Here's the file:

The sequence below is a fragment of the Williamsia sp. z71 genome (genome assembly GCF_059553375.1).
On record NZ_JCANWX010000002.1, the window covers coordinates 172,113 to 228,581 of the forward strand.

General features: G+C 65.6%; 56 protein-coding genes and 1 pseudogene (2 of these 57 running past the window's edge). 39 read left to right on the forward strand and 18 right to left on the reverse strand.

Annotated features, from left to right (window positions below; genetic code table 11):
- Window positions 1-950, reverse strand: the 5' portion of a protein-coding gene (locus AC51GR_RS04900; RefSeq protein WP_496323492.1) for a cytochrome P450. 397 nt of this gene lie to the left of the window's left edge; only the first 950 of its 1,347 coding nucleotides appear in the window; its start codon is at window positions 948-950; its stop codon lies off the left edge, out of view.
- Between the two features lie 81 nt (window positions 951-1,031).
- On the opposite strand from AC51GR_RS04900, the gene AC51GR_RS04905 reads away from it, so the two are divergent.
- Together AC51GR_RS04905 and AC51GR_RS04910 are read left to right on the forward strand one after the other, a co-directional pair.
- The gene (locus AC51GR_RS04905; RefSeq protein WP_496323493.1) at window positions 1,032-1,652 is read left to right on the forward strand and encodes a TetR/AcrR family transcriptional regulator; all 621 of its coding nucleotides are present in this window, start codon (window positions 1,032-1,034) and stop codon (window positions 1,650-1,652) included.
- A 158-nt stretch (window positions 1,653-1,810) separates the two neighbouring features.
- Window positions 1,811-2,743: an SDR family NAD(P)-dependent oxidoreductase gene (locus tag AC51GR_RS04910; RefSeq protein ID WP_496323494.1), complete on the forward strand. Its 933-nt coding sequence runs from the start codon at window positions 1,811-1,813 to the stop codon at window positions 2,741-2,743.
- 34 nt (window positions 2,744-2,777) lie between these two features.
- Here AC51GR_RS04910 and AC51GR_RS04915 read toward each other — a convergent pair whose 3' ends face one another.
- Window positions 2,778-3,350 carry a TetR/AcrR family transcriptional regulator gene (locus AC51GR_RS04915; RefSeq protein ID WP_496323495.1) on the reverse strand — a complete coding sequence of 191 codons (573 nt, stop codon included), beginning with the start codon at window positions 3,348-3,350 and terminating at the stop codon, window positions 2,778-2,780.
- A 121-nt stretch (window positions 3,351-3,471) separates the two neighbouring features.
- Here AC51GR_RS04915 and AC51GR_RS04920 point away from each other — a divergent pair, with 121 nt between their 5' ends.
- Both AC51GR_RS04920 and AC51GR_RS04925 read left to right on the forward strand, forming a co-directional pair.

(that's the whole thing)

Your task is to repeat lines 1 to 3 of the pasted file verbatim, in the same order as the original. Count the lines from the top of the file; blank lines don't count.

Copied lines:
The sequence below is a fragment of the Williamsia sp. z71 genome (genome assembly GCF_059553375.1).
On record NZ_JCANWX010000002.1, the window covers coordinates 172,113 to 228,581 of the forward strand.

General features: G+C 65.6%; 56 protein-coding genes and 1 pseudogene (2 of these 57 running past the window's edge). 39 read left to right on the forward strand and 18 right to left on the reverse strand.